Graph 5. Feminization ratio in the age group 25-34 and population density, 2019.

Data source: Eurostat. Population density by NUTS 3 region [DEMO_R_D3DENS] and Population on 1 January by age group, sex and NUTS 3 region [DEMO_R_PJANGRP3].


Men live shorter than women on average by 5.5 years in EU27. Although some life expectancy gender gap may result from natural factors,12 the international heterogeneity suggests that cultural and systemic factors contribute not less.

The life expectancy gender gap is particularly large –even in the global perspective– in Central and Eastern European countries. Notably, before the Covid-19 pandemic, men lived 9.6 years less than women in Lithuania and 9.2 years in Lithuania. On the other hand, this gap amounts to only 3.1 years in the Netherlands. The large differences between countries show that culture and policies, including welfare and health care systems, can have a strong impact on the life length of women and men. Besides the life expectancy gender gap, other predominantly male problems related to health and welfare are alcoholism, homelessness and suicides rates.

Graph 6. Life expectancy for women and men in 2019.

Data source: Eurostat, Eurostat, Life expectancy by age and sex [DEMO_MLEXPEC]. https://ec.europa.eu/eurostat/databrowser/view/demo_mlexpec/default/table?lang=en.

The life expectancy gender gap may contribute to the disappointment of men with the welfare state. If we add up two further factors: that men enter the labour market earlier (by even 4 years in Slovakia and 3 years in Czechia13) and some of countries have still a higher retirement age for men (e.g. in Poland without plans to equalize it), we realize that the biggest welfare programme –the pension system– is heavily taxing men. On average, in the EU27, men work on the labour market 38.0 and women work 33.2 years. In the extreme case, an average Polish men expects to work 3.1 times as many years as he’ll live after retirement. For a Polish women, this ratio is equal to 1.4. It may be one of the explanations why men are attracted to radical right parties like AfD, Konfederacja or Vox, which propose sometimes radically liberal economic rhetoric or policies.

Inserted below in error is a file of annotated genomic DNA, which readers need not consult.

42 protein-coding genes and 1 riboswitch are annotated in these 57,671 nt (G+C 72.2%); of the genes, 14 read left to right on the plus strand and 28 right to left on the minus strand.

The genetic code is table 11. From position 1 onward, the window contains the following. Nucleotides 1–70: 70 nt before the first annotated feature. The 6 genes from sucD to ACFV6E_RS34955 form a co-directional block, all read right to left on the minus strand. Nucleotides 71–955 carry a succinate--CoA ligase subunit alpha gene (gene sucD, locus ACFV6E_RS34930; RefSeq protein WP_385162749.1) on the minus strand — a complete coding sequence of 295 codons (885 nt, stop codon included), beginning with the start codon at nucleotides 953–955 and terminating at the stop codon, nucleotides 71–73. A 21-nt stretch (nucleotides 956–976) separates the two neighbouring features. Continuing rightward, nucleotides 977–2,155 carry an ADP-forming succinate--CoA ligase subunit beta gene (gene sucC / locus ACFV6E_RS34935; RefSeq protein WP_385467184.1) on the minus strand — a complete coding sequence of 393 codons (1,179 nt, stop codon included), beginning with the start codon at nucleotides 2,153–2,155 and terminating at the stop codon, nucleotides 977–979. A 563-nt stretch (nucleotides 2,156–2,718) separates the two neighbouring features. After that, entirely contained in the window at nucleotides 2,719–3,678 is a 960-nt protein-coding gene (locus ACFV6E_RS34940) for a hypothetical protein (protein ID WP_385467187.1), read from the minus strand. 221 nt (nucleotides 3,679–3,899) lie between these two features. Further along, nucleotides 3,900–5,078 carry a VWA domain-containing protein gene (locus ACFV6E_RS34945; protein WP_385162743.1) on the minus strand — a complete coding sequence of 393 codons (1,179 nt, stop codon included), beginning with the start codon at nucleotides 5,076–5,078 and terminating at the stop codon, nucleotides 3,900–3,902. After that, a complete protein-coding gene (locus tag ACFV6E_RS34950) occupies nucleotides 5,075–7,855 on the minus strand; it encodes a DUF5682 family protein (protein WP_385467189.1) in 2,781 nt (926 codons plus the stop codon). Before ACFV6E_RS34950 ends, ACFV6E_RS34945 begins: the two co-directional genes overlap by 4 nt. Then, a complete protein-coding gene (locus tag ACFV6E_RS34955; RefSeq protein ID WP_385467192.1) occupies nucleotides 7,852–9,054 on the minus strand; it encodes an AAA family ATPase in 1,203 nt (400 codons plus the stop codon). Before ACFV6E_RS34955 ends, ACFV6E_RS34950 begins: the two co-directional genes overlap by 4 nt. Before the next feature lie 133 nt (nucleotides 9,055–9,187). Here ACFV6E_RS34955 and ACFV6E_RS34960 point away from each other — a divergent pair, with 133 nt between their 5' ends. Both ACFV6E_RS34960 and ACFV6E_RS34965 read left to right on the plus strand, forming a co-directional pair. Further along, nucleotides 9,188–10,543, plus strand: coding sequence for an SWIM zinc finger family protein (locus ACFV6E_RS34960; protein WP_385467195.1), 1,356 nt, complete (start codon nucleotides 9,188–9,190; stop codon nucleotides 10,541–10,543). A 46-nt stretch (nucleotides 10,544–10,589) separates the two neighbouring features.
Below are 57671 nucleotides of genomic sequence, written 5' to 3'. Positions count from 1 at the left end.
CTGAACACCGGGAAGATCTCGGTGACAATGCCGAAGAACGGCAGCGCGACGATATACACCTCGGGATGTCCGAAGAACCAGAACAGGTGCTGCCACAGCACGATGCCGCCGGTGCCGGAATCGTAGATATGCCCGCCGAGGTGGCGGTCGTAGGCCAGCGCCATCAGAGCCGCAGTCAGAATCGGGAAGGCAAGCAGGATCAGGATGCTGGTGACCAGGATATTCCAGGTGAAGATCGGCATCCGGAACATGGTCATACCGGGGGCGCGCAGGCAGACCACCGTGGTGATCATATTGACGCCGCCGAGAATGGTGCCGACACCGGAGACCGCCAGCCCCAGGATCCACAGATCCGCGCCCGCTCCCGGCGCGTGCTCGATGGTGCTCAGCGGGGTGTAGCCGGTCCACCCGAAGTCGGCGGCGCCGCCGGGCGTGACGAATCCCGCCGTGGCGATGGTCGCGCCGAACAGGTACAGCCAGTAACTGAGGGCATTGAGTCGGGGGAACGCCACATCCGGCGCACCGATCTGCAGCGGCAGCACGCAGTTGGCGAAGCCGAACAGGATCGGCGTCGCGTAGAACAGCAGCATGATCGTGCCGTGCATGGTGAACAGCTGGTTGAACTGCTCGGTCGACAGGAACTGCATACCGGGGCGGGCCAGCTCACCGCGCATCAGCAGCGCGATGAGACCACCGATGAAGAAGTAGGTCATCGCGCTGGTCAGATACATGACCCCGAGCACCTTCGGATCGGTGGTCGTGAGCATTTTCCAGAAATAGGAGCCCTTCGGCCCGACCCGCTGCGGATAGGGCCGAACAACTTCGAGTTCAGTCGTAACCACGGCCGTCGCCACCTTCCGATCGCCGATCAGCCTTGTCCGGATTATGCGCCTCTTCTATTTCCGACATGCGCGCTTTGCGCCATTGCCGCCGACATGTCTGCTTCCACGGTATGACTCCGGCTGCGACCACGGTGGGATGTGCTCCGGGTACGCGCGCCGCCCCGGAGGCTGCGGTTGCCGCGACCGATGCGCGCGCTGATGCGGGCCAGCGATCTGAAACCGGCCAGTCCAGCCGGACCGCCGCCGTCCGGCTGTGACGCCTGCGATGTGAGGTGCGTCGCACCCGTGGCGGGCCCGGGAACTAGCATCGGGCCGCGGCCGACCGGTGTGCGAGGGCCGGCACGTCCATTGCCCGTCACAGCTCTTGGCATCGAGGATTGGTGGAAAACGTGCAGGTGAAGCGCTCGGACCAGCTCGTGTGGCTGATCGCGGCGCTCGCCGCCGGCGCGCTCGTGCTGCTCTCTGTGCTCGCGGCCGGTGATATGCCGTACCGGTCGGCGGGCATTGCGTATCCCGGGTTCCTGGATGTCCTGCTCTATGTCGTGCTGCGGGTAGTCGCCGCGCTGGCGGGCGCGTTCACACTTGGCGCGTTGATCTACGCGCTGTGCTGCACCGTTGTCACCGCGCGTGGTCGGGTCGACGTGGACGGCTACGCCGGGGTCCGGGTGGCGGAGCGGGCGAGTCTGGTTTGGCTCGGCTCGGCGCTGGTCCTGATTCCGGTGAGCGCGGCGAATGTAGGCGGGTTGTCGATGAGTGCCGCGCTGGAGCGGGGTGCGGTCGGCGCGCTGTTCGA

Historically, the gendered redistribution was less relevant for political behaviour. Most people lived in stable households formed by a man and a woman, where the costs and benefits of gendered redistribution cancelled out. However, in the 21st century, we form families later, less frequently and are more likely to divorce. The individualism of economic calculations may encourage men to reject redistribution. The burden is also larger for young people in an ageing society, i.e., when the number of dependents grows faster than the number of those who work and contribute to the welfare system. In this way, the intergenerational conflict is strongly gendered.

Consequences for Politics and Policy-Making

Although Eurosceptic attitudes are often linked to the resistance against progressivism and, in particular, gender equality as commonly identified with women empowerment,14 neither policy-makers nor scholars pay attention to the structural foundations of men’s anti-establishment sentiments. The last generations of men have been less socially and geographically mobile than their female counterparts, while public institutions and civic society have been expressing their increasing support for women. The situation of men is particularly depressing in Central and Eastern European countries, where they are much less likely to study, move up on the social ladder and live as long as their female contemporaries.